The most common watering method is the fountain type drinker. These are often sold in sizes ranging from one to five gallons. While these are certainly the most popular, they are not necessary the best option. By having the exposed ring of water, this allows the birds to contaminate the water. Birds will not drink water that is not clean unless they have absolutely no other choice. Aside from not being healthy, this will lead to decreased water intake. Additionally, in areas with extreme temperatures, either hot or cold, this causes the water to be greatly affected by the outside temperatures.

Other watering options include nipple water systems and automatic cup waterers. There are several ways for these systems to be utilized. One way involves using a pressure reduction valve and connecting it to the nipples or water cups. The benefit of this is that there is less chance of contamination of the water source. Once a system like this is implemented, it will also reduce the water that is wasted as well as the time spent on the chore of watering your flock. Another way to setup this system is to connect them to some water catchment system. This can be something as simple as a five-gallon bucket, or even a rain barrel! One downside to these automatic watering systems is that if you need to medicate your flock’s water, then you will need to make adjustments to your current system in order to do so or temporarily implement a fountain drinker.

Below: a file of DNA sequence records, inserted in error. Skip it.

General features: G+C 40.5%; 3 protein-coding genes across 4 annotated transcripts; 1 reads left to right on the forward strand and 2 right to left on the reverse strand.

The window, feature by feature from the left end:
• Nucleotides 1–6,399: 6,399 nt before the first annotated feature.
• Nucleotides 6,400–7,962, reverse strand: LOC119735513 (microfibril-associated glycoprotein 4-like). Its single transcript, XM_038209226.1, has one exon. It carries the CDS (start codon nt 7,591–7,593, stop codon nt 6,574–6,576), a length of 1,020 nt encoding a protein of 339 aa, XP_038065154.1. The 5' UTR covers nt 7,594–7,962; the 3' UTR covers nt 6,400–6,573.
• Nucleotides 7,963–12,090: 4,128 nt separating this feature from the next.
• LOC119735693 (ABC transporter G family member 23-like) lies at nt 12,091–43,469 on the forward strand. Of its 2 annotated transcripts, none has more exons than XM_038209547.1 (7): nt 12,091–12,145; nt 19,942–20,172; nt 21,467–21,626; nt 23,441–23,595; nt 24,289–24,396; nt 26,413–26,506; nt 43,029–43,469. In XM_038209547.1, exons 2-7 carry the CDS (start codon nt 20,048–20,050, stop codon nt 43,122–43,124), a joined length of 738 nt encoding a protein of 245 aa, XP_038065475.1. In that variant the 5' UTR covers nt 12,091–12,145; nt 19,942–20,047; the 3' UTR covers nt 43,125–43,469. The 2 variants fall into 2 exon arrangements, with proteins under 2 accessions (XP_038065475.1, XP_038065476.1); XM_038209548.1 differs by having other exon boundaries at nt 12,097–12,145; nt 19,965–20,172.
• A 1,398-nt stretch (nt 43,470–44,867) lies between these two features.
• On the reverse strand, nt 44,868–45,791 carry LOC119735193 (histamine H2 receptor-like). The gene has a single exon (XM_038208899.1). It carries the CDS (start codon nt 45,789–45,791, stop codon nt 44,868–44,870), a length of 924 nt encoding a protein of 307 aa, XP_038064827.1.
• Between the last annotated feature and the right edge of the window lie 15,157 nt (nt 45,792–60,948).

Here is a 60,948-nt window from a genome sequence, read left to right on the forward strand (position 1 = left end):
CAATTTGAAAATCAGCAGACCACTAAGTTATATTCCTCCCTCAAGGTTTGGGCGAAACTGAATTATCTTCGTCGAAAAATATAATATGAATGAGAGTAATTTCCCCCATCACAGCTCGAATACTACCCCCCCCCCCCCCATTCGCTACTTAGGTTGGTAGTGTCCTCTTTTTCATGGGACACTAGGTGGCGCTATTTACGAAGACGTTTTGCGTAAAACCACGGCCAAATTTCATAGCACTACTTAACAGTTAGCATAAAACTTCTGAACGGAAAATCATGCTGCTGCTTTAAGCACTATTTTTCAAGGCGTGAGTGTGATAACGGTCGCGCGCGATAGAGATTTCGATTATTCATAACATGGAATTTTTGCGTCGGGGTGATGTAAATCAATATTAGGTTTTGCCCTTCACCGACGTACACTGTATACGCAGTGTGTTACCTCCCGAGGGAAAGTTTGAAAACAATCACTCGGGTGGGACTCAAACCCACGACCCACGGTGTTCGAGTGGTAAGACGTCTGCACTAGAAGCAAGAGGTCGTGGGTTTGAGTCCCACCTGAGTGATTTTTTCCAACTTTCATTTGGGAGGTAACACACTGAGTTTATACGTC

Raising Chickens

Feed

As a new chicken owner, it can be intimidating to choose the best feed for your flock. Aside from all of the different options and brands, people will always have their own personal thoughts and beliefs on feed. When choosing a poultry feed, always look for a commercial feed that is formulated for your bird’s specific stage in life. Chicks will obviously have different nutritional needs than adult birds hat are laying. By selecting a feed that is age specific, you will also automatically eliminate many potential problems that can affect your flock’s growth and later production.

It can also be tempting to try and mix your own feed. Some people have a desire to do this to avoid certain ingredients, or in an attempt to cut feed expenses. This should never be attempted unless you are experienced in the nutritional requirements of poultry. Every single item, and their amount, will greatly impact the vitamin content of the feed and even the ability for your bird to absorb the nutrients. Unless you have a working knowledge of how the vitamins, minerals and proteins interact with each other and can do the necessary calculations, this should be avoided for the health of your flock.